Rough start for hedge funds: industry below $3 trillion
The $21.5 billion in redemptions reflects short-term frustrations.
This is the first time industry AUM has dropped below $3 trillion since the industry surpassed that milestone in May of 2014, according to eVestment's hedge fund research.
The $21.5 billion in redemptions in January reflects investors' short-term frustrations with hedge funds.
However, most reports and surveys indicate high-net-worth and institutional investors will continue to consider and allocate to hedge funds and other alternatives over the coming year as there continue to be bright spots in the industry and investors continue to seek diversification.
So January 2016 outflows are an interesting start to what could be an interesting year for the industry.
Commodity hedge funds, which experienced poor performance in 2015 as commodities markets remained volatile and unpredictable, saw inflows of $1.2 billion in January, the fifth consecutive month of inflows into the segment after a series of redemptions going back to mid-2012.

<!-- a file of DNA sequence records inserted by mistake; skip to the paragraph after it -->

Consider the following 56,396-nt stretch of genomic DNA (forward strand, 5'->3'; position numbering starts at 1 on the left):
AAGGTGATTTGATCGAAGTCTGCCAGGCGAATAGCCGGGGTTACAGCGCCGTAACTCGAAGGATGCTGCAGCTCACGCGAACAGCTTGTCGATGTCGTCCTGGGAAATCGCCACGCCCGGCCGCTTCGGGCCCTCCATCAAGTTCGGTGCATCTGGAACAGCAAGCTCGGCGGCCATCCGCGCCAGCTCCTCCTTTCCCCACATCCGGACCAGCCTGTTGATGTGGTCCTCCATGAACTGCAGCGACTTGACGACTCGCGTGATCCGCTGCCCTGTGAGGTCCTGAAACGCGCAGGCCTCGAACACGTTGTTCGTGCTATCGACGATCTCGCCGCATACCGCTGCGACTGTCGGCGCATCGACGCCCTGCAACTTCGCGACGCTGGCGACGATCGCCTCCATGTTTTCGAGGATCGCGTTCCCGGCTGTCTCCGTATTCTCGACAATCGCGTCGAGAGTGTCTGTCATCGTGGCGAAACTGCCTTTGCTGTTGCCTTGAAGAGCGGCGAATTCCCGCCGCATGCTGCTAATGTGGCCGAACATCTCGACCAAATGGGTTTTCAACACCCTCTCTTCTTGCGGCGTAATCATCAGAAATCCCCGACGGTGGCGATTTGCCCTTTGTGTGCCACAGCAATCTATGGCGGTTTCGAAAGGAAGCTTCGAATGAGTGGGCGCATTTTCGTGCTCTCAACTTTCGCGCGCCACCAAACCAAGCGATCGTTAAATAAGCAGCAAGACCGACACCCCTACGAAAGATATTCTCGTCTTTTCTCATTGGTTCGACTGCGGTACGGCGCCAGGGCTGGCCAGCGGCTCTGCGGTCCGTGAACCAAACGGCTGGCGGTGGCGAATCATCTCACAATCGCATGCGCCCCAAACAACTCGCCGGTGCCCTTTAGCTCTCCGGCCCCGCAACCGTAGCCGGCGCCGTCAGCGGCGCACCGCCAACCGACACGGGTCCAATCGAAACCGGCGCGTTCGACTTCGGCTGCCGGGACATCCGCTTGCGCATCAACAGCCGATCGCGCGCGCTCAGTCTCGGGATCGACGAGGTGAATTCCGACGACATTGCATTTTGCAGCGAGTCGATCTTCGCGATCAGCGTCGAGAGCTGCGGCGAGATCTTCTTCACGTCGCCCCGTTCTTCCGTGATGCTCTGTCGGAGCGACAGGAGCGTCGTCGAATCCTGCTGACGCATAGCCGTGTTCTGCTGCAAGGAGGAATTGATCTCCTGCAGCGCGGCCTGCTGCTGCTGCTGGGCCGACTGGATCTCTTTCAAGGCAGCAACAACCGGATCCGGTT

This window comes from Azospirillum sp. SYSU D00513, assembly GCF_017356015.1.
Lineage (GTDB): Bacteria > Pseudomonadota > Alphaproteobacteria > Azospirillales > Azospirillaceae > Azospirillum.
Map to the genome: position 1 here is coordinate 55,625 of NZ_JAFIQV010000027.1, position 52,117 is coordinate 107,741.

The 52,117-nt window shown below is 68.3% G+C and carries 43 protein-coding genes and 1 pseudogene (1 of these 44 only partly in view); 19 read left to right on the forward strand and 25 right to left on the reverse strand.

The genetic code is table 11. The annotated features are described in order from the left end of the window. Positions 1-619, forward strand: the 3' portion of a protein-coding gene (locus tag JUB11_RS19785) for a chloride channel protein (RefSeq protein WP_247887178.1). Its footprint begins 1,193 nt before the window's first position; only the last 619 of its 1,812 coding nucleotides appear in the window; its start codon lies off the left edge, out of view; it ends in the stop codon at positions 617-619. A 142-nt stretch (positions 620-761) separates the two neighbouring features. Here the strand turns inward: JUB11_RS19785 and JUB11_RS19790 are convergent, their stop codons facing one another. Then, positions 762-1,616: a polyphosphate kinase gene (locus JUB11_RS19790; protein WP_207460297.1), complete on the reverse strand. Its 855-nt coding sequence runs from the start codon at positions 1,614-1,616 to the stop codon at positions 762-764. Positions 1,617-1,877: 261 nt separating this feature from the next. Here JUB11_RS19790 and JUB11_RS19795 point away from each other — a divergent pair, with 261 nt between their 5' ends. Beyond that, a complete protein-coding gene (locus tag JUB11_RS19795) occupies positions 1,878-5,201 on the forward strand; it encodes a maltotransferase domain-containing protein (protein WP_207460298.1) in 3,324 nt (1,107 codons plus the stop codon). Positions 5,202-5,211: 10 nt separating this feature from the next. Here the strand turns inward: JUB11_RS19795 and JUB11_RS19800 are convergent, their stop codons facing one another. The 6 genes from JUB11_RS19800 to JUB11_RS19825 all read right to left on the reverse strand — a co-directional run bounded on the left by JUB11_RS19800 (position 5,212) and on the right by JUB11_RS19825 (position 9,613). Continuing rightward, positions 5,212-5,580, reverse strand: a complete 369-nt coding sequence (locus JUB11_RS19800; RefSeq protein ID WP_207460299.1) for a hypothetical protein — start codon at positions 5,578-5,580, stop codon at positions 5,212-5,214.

Hedge fund investors appear to believe there are significant opportunities on the commodity space.
Investor flows for emerging markets were slightly positive in January. Investors showed a preference for emerging market debt exposure entering the year, however there were pockets of allocations into funds focused on China, both in equity and debt markets.
Overall flows for funds investing in China were positive to start 2016. Funds reporting to eVestment for January had slight aggregate inflows of $41.8 million.
Event driven fund flows were highly negative in 2015, particularly toward the end of the year. This redemption pressure continued into January 2016 and it's clear that performance weighed heavily on investors' decisions.
There were similar themes in the long/short equity universe in January. At the aggregate level, the group experienced elevated redemptions in January and flows were most negative for funds that lost money in 2016. ■